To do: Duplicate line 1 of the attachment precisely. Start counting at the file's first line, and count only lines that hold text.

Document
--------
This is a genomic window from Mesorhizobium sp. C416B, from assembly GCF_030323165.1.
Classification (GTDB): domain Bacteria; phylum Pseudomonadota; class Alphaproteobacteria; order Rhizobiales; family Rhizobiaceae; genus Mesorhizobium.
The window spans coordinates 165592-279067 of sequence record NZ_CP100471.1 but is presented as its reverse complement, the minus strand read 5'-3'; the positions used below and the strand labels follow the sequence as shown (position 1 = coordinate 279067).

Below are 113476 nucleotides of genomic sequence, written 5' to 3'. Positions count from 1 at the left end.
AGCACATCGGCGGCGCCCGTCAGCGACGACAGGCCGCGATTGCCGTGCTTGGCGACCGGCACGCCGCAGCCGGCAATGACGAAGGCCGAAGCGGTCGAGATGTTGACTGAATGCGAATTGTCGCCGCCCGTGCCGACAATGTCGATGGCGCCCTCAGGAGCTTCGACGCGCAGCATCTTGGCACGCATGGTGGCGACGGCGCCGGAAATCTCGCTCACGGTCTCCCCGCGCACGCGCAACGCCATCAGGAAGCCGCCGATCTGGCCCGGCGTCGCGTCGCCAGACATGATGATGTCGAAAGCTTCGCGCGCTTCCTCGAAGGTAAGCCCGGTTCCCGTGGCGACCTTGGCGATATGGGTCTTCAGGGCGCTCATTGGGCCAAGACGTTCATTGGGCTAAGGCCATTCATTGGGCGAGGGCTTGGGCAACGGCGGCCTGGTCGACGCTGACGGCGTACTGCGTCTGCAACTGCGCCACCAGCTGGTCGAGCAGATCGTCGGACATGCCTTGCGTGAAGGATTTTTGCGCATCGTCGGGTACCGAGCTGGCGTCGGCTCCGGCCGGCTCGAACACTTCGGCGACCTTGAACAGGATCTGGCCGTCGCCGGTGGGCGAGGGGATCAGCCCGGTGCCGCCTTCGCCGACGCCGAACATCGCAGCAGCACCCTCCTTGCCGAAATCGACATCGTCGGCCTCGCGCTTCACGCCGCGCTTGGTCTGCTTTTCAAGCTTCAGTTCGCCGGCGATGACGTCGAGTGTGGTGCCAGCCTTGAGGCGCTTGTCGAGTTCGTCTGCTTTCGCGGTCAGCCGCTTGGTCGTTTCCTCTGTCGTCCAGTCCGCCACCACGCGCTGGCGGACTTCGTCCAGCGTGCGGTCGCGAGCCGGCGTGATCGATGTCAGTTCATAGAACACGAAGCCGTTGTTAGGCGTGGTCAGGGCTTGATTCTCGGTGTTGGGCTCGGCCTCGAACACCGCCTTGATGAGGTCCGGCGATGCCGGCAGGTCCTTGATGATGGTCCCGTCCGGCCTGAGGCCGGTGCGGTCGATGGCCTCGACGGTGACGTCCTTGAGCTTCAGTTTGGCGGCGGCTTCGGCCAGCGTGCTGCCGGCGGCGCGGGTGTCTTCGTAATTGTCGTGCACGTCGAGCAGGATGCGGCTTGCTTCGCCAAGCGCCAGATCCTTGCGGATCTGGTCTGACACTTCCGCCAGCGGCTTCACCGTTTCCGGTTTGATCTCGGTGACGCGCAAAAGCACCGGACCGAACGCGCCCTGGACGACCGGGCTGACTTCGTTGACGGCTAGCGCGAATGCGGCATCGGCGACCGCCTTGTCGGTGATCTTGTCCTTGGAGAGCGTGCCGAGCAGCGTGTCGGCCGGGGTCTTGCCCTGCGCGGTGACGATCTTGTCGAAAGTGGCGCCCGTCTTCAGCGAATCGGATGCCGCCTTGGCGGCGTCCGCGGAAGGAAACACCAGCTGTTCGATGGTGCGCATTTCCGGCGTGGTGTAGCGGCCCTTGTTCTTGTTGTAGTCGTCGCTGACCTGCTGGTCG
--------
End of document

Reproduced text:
This is a genomic window from Mesorhizobium sp. C416B, from assembly GCF_030323165.1.